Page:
Late last month, I met up with Harold “House” Moore at the Midtown W Hotel, where he wore a Yankees cap, which is apropos. The actor and former Atlantan is part of an ensemble cop drama on CBS “NYC 22,” which debuts Sunday at 10 p.m. as a spring entry.
Sure, it’s yet another cop show on CBS, this one focusing on rookies in Harlem. But it has pedigree: Richard Price, who wrote for HBO’s “The Wire.” Robert DeNiro is a producer.
Moore plays a former NBA player Jayson “Jackpot” Toney, who flamed out and is seeking redemption of sorts on his hometown streets of New York City as a new cop. But starting with the first episode, he can’t forget his past as former friends give him a hard time and even strangers harp on his squandered career.
In real life, the Detroit native wanted to go into the NBA. Instead, after college at Alabama State a decade ago, Moore moved to Atlanta and worked as a behavioral therapist for inner-city youth, making about $30,000 a year.
But he was tabbed by Elite Model Management for modeling work and began making good money, mostly doing commercial work. (He recalls doing an early job for the AJC wearing nautical briefs.) Moore popped up in some music videos, including being Whitney Houston’s masseuse ($2,500 for a two-day shoot.)
He also had a cameo in a 2002 video with TLC after Lisa “Left Eye” Lopes passed called “Girl Talk.” In 2003, he nabbed some airtime on a reality program, “Date Plate” on Food Network, where a woman would pick a date based on the food she was cooked (before she even gets to see the men.). He said he cooked a fancier meal, tomato Tuscan soup with beef sirloin. She picked the guy who did fried chicken.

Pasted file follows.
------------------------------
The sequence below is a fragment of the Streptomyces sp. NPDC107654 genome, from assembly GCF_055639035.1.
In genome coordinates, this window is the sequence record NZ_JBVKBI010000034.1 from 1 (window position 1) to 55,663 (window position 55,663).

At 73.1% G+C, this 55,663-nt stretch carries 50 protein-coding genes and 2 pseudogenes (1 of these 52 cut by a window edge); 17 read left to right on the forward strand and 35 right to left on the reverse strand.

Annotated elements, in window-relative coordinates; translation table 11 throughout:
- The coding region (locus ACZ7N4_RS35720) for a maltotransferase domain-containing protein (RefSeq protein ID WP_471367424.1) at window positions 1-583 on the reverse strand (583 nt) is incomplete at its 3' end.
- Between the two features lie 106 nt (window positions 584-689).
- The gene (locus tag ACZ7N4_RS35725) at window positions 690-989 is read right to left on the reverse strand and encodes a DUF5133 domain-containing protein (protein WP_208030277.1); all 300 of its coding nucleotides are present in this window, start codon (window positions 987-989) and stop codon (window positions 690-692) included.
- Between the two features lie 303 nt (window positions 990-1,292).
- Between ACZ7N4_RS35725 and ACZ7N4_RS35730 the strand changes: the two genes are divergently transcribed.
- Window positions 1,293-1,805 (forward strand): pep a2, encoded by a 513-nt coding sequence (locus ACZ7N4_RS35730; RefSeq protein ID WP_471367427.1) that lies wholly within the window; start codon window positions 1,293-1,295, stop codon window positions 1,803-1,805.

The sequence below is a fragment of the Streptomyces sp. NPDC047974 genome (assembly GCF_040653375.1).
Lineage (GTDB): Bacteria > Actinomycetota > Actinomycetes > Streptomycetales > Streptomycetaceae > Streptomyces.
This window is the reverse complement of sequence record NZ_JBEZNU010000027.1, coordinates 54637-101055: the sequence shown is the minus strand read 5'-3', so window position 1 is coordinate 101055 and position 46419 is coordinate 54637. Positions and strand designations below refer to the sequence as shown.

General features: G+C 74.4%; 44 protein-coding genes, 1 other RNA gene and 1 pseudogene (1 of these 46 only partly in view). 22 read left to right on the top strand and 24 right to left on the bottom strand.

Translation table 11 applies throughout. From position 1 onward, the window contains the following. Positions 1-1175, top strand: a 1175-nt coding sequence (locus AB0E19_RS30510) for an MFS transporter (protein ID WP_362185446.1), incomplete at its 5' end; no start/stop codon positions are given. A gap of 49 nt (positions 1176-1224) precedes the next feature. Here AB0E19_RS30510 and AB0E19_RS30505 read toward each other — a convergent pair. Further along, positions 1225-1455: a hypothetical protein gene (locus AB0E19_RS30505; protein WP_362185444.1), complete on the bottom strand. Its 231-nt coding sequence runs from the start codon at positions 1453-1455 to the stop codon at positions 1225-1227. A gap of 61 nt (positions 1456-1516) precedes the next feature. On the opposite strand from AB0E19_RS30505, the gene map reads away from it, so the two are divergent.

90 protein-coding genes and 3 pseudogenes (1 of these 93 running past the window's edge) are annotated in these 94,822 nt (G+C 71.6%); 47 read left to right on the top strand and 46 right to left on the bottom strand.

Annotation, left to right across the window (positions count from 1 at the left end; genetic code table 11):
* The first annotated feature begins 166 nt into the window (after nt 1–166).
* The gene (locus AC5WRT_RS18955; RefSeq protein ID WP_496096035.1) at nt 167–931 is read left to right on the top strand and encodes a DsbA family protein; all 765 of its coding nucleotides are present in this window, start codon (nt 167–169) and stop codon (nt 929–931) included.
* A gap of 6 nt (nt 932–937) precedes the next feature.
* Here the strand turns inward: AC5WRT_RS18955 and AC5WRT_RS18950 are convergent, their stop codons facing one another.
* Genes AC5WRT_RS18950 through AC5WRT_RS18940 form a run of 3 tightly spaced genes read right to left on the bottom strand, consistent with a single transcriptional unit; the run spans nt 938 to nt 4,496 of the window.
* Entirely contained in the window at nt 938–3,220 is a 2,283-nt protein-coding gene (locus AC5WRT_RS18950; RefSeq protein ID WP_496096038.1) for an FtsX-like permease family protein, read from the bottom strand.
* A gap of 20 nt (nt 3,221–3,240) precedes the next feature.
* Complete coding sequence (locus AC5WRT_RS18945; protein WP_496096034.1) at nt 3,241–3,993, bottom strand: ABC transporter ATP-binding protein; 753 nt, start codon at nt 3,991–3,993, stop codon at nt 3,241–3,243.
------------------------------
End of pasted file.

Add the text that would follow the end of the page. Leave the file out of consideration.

In 2004, he came in fifth on NBC’s “Next Action Star,” a short-lived series where he picked up the desire to be in films. That experience compelled him to move to Los Angeles, where he did a lot of commercials, both print and TV.
“I never had to work another job while acting,” he said, with pride. In recent years, he’s come back to Atlanta to do episodes of TBS’s “House of Payne,” USA’s “Necessary Roughness” and upcoming couple of episodes of the second season of VH1’s “Single Ladies,’ which is why he was in Atlanta. He also almost got the role as T-Dog on “The Walking Dead” but had a conflict.
Reviews for the show have been mixed. Alan Sepinwall of Hitflix called it an “incredibly generic, cliché-ridden series.” The New York Times noted: “The scripts are efficient. The acting is decent. But you’re likely to find yourself just waiting for the familiar crises and character complications to come along, and sure enough, they do.” The Los Angeles Times praised the use of Harlem as a setting: “It’s a good and welcome setting, a changing scene and mixed economy that allows for a range of stories and themes, with humans of different stripes living in close quarters. It’s a part of the city rarely seen on television, and one in which, for a change, white people do not dominate the frame… It’s not a great show, but it’s not an uninteresting one.”
“NYC 22,” 10 p.m. CBS, Sundays
By Rodney Ho, Radio & TV Talk